Stefan Szymanski and Stephen Ross with Drake Bennett
October 2009 WiredMajor league athletes are rewarded for talent, toughness, and single-minded dedication. Major league team owners, on the other hand, are rewarded for mediocrity. Having bought their way into a league, lackadaisical owners can extort hundreds of millions of dollars from their hometowns (and charge exorbitant ticket prices) under threat of decamping for another city. They can allow wretched teams to languish year after year and pocket the league's revenue-sharing money rather than invest it in talent, knowing that when they're ready to sell, a scrum of millionaire suitors will materialize. That's because big league teams in the U.S.--and the leagues themselves--are in effect, monopolies. Major League Baseball even has an explicit antitrust exemption. Without name recognition, fan loyalty, and access to top talent, an upstart league doesn't stand a chance.
How to spart owners with the same competitive fire they demand of their players? Stefan Szymanski and Stephen Ross have a plan: Make teams compete for a spot in the majors.
Szymanski, an economics professor at City University London, and Ross, a law professor at Penn State, borrowed their model from European soccer. In that system, no team is assured of a place in the top national league. Instead, each league has multiple levels: England's Premier League, Spain's La Liga, and Italy's Serie A are all the top rungs of their respective ladders. At the end of each season, the bottom few teams at each level are relegated to the rung below and are replaced by that level's winners.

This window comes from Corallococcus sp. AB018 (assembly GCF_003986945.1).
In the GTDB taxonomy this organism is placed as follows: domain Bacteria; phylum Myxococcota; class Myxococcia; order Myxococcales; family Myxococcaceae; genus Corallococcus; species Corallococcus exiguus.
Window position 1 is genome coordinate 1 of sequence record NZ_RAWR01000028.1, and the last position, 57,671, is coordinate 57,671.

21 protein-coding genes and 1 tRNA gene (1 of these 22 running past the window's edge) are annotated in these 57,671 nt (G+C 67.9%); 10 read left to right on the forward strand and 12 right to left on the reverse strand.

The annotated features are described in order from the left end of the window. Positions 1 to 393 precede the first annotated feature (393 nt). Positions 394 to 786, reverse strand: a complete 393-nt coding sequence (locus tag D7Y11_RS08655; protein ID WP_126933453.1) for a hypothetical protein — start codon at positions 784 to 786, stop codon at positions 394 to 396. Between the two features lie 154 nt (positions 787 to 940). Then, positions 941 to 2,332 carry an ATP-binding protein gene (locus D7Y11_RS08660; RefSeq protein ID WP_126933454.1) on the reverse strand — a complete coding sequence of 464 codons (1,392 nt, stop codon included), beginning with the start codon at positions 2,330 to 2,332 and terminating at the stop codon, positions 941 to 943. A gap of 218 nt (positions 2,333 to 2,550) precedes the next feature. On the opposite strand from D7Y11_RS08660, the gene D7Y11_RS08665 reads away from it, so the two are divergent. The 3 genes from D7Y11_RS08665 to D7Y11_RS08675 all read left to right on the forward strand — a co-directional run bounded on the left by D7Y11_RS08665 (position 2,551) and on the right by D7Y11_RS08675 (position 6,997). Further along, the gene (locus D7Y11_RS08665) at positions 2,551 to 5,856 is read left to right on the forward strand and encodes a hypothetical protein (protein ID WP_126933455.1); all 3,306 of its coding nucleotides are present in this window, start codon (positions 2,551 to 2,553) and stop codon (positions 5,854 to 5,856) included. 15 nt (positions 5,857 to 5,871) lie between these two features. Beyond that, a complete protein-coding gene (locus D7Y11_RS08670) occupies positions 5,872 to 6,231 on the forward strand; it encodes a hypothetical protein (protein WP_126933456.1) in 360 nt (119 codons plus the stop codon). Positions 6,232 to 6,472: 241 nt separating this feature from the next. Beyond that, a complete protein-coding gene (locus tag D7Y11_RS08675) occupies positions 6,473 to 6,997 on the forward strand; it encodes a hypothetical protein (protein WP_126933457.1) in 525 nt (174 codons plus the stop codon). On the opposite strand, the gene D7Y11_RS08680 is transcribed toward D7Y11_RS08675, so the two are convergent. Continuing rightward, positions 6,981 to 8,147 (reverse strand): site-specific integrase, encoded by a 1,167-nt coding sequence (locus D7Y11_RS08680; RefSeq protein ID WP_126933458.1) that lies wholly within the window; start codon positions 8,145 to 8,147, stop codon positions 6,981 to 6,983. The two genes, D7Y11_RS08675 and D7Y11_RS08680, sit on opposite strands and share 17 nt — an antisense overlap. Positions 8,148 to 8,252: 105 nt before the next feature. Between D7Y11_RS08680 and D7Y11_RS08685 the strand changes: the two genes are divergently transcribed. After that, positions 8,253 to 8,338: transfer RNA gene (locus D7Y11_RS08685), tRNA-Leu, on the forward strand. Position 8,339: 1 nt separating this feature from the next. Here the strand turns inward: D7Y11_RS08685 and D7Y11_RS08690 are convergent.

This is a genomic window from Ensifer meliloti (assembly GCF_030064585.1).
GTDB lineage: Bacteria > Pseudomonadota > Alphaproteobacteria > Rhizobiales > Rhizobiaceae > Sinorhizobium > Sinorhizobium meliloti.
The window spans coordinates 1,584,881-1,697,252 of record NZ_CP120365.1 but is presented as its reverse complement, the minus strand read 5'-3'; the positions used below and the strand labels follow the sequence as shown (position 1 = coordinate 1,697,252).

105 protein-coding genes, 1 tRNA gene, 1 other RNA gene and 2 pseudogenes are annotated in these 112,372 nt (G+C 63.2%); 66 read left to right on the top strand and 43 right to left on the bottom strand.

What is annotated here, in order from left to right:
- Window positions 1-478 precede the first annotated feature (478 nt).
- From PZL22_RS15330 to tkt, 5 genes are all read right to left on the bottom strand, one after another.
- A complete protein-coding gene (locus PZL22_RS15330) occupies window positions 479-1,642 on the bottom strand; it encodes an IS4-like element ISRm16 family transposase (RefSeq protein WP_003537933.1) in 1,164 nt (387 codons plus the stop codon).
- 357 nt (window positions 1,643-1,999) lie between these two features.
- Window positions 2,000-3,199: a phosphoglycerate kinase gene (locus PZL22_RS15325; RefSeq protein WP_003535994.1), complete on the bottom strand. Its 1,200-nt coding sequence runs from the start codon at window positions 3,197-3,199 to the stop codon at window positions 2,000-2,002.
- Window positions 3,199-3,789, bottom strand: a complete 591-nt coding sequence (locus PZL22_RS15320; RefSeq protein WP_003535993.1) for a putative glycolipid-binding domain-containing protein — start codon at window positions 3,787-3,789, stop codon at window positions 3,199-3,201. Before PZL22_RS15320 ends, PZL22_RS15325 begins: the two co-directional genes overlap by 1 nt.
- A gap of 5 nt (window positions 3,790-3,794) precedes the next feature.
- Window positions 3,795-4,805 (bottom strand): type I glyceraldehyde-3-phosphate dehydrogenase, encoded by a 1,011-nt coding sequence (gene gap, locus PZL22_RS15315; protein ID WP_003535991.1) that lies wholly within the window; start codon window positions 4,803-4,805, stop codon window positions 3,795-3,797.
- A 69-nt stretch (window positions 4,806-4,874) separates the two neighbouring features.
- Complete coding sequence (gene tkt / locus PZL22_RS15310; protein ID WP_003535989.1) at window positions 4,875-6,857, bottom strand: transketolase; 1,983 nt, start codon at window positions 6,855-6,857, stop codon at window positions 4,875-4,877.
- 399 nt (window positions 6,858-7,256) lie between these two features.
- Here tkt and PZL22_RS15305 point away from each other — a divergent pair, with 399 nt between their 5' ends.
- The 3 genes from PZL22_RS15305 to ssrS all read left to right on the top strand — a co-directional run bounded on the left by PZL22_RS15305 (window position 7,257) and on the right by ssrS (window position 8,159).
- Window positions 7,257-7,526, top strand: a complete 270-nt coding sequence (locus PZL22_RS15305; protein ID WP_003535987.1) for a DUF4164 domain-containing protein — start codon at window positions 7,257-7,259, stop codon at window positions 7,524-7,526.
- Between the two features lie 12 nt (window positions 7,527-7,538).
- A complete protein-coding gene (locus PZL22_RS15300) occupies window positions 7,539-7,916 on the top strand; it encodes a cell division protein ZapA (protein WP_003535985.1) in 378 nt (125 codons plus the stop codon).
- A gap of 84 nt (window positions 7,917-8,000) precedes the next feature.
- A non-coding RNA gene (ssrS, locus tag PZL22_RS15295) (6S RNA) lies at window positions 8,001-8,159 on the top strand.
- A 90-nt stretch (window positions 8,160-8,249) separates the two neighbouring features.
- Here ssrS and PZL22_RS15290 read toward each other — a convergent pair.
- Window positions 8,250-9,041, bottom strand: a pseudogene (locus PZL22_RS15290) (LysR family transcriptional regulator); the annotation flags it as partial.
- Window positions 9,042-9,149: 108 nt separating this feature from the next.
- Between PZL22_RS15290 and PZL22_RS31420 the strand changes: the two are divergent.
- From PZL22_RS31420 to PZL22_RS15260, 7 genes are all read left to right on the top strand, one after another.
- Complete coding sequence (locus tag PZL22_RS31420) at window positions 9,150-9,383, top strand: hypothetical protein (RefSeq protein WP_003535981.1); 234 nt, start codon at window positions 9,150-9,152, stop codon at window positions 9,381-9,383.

Applied to American pro sports, the European system would eliminate the artificial scarcity that owners exploit. Anyone with the resources could simply start their own team and play thier way up into the top tiear. As a result, owners looking to boost their take by threatening to skip town would find they had no leverage, since other cities big enough to support a serious contender for the top tier would already have one. And there would be no such thing as a perennial cellar dweller; teams that performed poorly would be demoted. Demotion would cut their value, driving even the most complacent owner to do what it takes to get competitive. "You're sharpening the incentives," Szymanski says.
Of course, team owners wouldn't like it, but they could be convinced. Szymanski holds out the hope that a bit of moral suasion from high places would suffice. "It's possible for courts and the legislature to decide the public has had enough of this monopoly system. The government can tell the leagues that if they don't sort themselves out in a sensible structure, government will do it for them," Szymanski says. "It would be very Barack Obama, I think."